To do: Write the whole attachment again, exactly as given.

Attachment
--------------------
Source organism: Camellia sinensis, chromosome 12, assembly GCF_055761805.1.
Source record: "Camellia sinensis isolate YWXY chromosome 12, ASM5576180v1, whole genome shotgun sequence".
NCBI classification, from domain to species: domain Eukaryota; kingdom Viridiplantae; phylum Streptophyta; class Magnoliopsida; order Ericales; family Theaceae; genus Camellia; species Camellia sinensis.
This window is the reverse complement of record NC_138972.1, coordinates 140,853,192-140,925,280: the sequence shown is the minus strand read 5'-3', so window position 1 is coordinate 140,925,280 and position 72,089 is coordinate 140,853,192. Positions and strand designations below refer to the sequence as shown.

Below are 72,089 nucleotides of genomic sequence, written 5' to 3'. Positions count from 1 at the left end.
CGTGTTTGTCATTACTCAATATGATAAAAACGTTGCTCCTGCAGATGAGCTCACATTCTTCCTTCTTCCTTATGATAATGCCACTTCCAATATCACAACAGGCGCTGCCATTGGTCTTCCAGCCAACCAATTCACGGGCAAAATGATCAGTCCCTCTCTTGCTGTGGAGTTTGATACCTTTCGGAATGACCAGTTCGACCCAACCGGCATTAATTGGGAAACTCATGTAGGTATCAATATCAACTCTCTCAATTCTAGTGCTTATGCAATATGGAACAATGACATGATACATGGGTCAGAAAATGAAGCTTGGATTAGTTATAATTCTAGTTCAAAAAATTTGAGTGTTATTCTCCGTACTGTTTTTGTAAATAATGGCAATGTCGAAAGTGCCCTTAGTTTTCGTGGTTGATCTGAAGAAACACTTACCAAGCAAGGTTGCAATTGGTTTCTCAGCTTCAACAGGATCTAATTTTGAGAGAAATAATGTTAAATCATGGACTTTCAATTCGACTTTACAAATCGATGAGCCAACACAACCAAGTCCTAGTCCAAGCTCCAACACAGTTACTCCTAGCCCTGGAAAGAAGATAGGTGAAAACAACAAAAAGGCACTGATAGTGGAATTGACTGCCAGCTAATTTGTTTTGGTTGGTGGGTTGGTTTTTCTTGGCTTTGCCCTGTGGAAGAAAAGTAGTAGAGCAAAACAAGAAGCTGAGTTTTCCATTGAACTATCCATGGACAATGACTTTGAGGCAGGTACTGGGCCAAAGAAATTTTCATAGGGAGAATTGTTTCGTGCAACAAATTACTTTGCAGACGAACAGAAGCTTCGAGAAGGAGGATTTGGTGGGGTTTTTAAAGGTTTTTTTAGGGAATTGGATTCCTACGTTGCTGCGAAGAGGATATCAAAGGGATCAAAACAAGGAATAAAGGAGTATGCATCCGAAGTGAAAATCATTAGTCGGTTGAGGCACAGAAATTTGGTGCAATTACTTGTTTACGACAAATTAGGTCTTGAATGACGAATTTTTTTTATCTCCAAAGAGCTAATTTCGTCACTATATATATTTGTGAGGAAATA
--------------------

Source organism: Camellia sinensis, chromosome 12, assembly GCF_055761805.1.
Source record: "Camellia sinensis isolate YWXY chromosome 12, ASM5576180v1, whole genome shotgun sequence".
NCBI classification, from domain to species: domain Eukaryota; kingdom Viridiplantae; phylum Streptophyta; class Magnoliopsida; order Ericales; family Theaceae; genus Camellia; species Camellia sinensis.
This window is the reverse complement of record NC_138972.1, coordinates 140,853,192-140,925,280: the sequence shown is the minus strand read 5'-3', so window position 1 is coordinate 140,925,280 and position 72,089 is coordinate 140,853,192. Positions and strand designations below refer to the sequence as shown.

Below are 72,089 nucleotides of genomic sequence, written 5' to 3'. Positions count from 1 at the left end.
CGTGTTTGTCATTACTCAATATGATAAAAACGTTGCTCCTGCAGATGAGCTCACATTCTTCCTTCTTCCTTATGATAATGCCACTTCCAATATCACAACAGGCGCTGCCATTGGTCTTCCAGCCAACCAATTCACGGGCAAAATGATCAGTCCCTCTCTTGCTGTGGAGTTTGATACCTTTCGGAATGACCAGTTCGACCCAACCGGCATTAATTGGGAAACTCATGTAGGTATCAATATCAACTCTCTCAATTCTAGTGCTTATGCAATATGGAACAATGACATGATACATGGGTCAGAAAATGAAGCTTGGATTAGTTATAATTCTAGTTCAAAAAATTTGAGTGTTATTCTCCGTACTGTTTTTGTAAATAATGGCAATGTCGAAAGTGCCCTTAGTTTTCGTGGTTGATCTGAAGAAACACTTACCAAGCAAGGTTGCAATTGGTTTCTCAGCTTCAACAGGATCTAATTTTGAGAGAAATAATGTTAAATCATGGACTTTCAATTCGACTTTACAAATCGATGAGCCAACACAACCAAGTCCTAGTCCAAGCTCCAACACAGTTACTCCTAGCCCTGGAAAGAAGATAGGTGAAAACAACAAAAAGGCACTGATAGTGGAATTGACTGCCAGCTAATTTGTTTTGGTTGGTGGGTTGGTTTTTCTTGGCTTTGCCCTGTGGAAGAAAAGTAGTAGAGCAAAACAAGAAGCTGAGTTTTCCATTGAACTATCCATGGACAATGACTTTGAGGCAGGTACTGGGCCAAAGAAATTTTCATAGGGAGAATTGTTTCGTGCAACAAATTACTTTGCAGACGAACAGAAGCTTCGAGAAGGAGGATTTGGTGGGGTTTTTAAAGGTTTTTTTAGGGAATTGGATTCCTACGTTGCTGCGAAGAGGATATCAAAGGGATCAAAACAAGGAATAAAGGAGTATGCATCCGAAGTGAAAATCATTAGTCGGTTGAGGCACAGAAATTTGGTGCAATTACTTGTTTACGACAAATTAGGTCTTGAATGACGAATTTTTTTTATCTCCAAAGAGCTAATTTCGTCACTATATATATTTGTGAGGAAATA